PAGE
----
Bladetech Hockey Sharpening Series Part 2 - Profiling

Bladetech Hockey Sharpening Series Part 2 - Profiling

Bladetech Hockey's Sharpening Series is all about getting the most out of your blades to make you a better skater and, ultimately, a better player. In Part 2 of the series, we look at "Profiling", what it is and why it's important for you as a skater. 

 In this blog, we cover:

  • What is skate profiling, and why should I care?
  • Isn’t the manufacturer’s profile fine?
  • I’ve had these skates for years. I’m not changing now!
  • Skate Profiling for Players
  • How do I choose a skate profile?

What is hockey skate profiling, and why should I care?

Hockey skate profiling is a term used to describe the shape of an ice skate blade where it makes contact with the ice viewing from the side. Other terms for hockey skate profiling you may hear are rocker, radius (not to be confused with a radius of hollow), or contouring. For the purposes of this blog, we will use the word profile.

A hockey skate profile is measured as the radius of an imaginary circle typically in feet. If you were to draw a large circle with a 9-foot radius and then match the side profile of the steel to that circle, you would create a 9-foot radius profile on that steel. Major manufacturers ship skates with profiles between 9’ and 13’ for player steel and 27’ to 50’ for goalie steel.

Goalies have a large profile to provide a flatter surface, whereas youth skates for players require a much smaller radius.  Many new goalie skates come with a 30’ profile. This is a stark change from the old days where goalies wanted their steel as flat as possible. Goaltending techniques have significantly shifted over the years, and extreme mobility has become the pinnacle of the position.

Isn’t the manufacturer’s skate profile fine? 

The manufacturer who made your skates doesn’t know you or your style of play, tendencies, or habits.  It's not possible to select a skate profile that is best for you and everyone else who buys the same skate.  For example, a 250 pound defenseman and I am a 165 pound forward maybe both be a size 10 and buy the same skate. Their needs and style of play will be vastly different, so of course they will need very different profiles!

Skate Profiling for Players

A smaller profile such as 8 to 9 feet is excellent for agility, quick starts and stops, and quick acceleration. The downside to a smaller profile is that you bite more into the ice. This creates more stress on joints, requires a deeper hollow, and requires more energy to keep your speed. You lose glide with a smaller profile, so you must move your feet more to keep your speed up.

The opposite is true for a larger radius. An 11 to 13-foot radius is excellent for glide and speed. The larger contact area on the ice makes you dig in less, and it requires a shallower hollow to achieve your desired grip level. The downside to a larger profile is that you lose acceleration and agility. It is more common for European players to have these larger profiles as they use Olympic-sized ice and play a more fluid game than the NHL ice sizing, which requires more starts/stops and quick changes of direction.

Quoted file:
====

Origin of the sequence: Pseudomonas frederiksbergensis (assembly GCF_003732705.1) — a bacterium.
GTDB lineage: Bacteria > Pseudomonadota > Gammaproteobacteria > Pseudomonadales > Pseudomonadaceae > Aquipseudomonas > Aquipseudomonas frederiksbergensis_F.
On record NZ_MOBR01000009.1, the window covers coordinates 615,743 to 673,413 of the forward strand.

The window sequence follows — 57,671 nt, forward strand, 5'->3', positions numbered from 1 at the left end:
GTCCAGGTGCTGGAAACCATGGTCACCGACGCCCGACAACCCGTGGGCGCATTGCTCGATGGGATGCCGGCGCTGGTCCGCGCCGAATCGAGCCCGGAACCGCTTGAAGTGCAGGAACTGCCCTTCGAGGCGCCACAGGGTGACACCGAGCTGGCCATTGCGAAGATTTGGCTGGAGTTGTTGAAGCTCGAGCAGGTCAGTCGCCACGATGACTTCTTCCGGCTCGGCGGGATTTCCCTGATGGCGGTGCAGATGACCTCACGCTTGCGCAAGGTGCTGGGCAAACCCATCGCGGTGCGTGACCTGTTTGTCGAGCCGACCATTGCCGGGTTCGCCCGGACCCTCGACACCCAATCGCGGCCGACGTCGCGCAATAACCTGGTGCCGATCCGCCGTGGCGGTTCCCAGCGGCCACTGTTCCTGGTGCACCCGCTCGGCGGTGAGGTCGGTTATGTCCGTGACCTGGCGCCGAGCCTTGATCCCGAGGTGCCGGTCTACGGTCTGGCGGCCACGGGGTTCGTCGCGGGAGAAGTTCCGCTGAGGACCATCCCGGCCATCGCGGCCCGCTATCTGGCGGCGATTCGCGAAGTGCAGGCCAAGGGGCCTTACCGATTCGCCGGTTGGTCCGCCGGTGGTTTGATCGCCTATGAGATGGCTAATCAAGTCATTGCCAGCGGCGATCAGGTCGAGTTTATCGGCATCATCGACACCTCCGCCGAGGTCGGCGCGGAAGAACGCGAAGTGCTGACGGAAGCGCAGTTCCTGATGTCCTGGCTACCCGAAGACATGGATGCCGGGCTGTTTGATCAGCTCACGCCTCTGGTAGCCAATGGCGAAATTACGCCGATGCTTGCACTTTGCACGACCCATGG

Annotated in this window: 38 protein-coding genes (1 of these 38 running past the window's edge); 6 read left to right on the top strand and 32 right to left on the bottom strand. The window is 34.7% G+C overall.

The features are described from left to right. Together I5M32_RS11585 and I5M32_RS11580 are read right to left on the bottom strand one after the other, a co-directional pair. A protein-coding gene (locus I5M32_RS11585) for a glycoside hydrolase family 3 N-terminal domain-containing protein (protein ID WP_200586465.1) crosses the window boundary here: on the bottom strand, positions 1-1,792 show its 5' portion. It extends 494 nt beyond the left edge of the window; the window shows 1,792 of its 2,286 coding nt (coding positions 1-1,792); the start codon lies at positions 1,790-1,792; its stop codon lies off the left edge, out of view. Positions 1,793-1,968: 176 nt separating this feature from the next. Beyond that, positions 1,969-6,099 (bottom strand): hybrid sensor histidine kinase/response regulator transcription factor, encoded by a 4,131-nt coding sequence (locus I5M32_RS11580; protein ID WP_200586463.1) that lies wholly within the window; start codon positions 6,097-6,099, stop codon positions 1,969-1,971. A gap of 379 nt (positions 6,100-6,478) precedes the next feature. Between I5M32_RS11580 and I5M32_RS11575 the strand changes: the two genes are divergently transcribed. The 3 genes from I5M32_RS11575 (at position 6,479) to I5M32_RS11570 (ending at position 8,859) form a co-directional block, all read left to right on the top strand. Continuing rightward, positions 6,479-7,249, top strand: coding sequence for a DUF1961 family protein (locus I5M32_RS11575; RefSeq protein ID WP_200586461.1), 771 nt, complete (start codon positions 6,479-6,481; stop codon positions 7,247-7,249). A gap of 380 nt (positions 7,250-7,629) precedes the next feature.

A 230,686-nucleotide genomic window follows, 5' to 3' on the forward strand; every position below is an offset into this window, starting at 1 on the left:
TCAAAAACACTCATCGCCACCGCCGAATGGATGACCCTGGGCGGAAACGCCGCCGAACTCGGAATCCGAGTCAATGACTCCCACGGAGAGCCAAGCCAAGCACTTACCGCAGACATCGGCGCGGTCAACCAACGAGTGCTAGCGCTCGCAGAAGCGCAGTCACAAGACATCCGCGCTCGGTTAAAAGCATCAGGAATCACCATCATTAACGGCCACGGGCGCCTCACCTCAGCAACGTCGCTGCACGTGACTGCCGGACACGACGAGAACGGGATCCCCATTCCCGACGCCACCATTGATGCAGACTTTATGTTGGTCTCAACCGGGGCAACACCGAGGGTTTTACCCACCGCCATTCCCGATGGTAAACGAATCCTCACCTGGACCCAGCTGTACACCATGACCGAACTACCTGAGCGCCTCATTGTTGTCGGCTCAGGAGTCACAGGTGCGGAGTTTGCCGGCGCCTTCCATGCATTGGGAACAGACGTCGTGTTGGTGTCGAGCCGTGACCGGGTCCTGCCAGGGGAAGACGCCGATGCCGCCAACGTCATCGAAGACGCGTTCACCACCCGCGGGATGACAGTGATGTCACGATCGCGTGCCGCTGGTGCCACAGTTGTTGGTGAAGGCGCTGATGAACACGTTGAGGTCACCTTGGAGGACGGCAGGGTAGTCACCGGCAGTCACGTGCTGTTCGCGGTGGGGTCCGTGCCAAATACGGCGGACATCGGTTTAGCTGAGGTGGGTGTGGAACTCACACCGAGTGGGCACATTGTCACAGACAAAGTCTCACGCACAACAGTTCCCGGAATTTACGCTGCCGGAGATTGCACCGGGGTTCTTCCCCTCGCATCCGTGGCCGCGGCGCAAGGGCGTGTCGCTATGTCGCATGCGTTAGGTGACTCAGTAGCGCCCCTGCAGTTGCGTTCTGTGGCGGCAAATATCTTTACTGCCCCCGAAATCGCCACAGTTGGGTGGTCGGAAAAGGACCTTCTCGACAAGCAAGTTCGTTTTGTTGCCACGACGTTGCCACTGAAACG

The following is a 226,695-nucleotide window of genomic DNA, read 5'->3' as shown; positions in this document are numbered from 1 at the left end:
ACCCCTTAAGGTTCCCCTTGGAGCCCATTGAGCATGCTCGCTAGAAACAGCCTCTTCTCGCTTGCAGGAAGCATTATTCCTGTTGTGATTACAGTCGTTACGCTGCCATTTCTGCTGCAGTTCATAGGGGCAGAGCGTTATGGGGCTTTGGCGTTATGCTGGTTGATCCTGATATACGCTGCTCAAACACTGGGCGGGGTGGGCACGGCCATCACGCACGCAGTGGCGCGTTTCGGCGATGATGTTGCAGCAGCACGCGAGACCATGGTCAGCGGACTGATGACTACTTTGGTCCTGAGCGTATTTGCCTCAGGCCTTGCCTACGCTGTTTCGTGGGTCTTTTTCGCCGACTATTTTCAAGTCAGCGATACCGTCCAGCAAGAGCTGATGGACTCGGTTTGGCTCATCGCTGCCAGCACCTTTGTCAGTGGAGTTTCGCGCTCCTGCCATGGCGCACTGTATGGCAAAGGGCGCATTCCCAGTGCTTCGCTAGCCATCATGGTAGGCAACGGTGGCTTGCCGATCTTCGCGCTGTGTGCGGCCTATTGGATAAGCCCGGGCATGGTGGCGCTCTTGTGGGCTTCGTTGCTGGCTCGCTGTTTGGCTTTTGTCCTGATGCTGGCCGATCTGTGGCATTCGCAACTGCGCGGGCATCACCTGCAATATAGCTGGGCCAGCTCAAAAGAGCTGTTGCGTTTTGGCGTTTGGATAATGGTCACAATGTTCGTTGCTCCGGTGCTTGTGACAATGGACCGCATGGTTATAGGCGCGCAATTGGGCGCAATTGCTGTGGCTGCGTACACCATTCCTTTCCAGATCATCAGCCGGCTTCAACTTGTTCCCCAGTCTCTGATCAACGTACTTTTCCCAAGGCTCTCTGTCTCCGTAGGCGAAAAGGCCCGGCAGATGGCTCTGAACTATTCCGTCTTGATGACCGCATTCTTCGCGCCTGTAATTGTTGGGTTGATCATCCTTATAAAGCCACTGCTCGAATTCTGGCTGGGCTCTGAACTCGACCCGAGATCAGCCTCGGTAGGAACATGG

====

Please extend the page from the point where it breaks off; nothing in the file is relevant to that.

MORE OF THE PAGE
Companies such as ProSharp have developed different profiles that have as many as four different radius’s on the blade to maximize each of these characteristics based on what you are trying to achieve. The most popular Prosharp profile is the “Quad” line of profiles. These profiles put a smaller radius on the front of the blade, with a gradually increasing radius as you move back. This allows you to have the agility you want in the corners while your weight is forward on your toes, meaning you can change directions quickly and start from complete stops. As your weight transfers back to the middle of your foot for gliding, you pivot back slightly on the steel, allowing you to reap the benefits of the larger radius on the back for better glide and speed.

How do I choose a skate profile?

Choosing a skate profile can be difficult, and you may need to try a few to find the one that suits you best. Much of the decision comes down to a particular player’s style of play. Are you a grinder who likes to battle in the corners? A smaller radius may benefit you. Are you a stay-at-home defenseman who likes to glide through the neutral zone? A larger radius is better for you.

ProSharp has developed it’s triple and quad skate profiles to optimize the length of the blade for most high-level players, proportional to a skater’s size.  This is a fantastic place to start if you’re new to skate profiling.  Heavier players may want to scale up while lighter players may want to scale down, or you can adjust the radius of hollow for bite.  See the chart below about Prosharp profiling for more information. 

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When considering a profile, you must also consider your radius of hollow.  It is recommended to change the profile first and keep the same hollow, as changing too many things at once can make it difficult to diagnose a profile's effectiveness.  Typically, for someone going from a stock 9-foot radius to a Quad profile, we see customers going down 1 “step” from their standard hollow of choice. For example, if you are used to a 1/2" hollow, then we would recommend going down to a five-eighths inch hollow.  (See our blog on "Skate Blade Hollows")


*Courtesy of 


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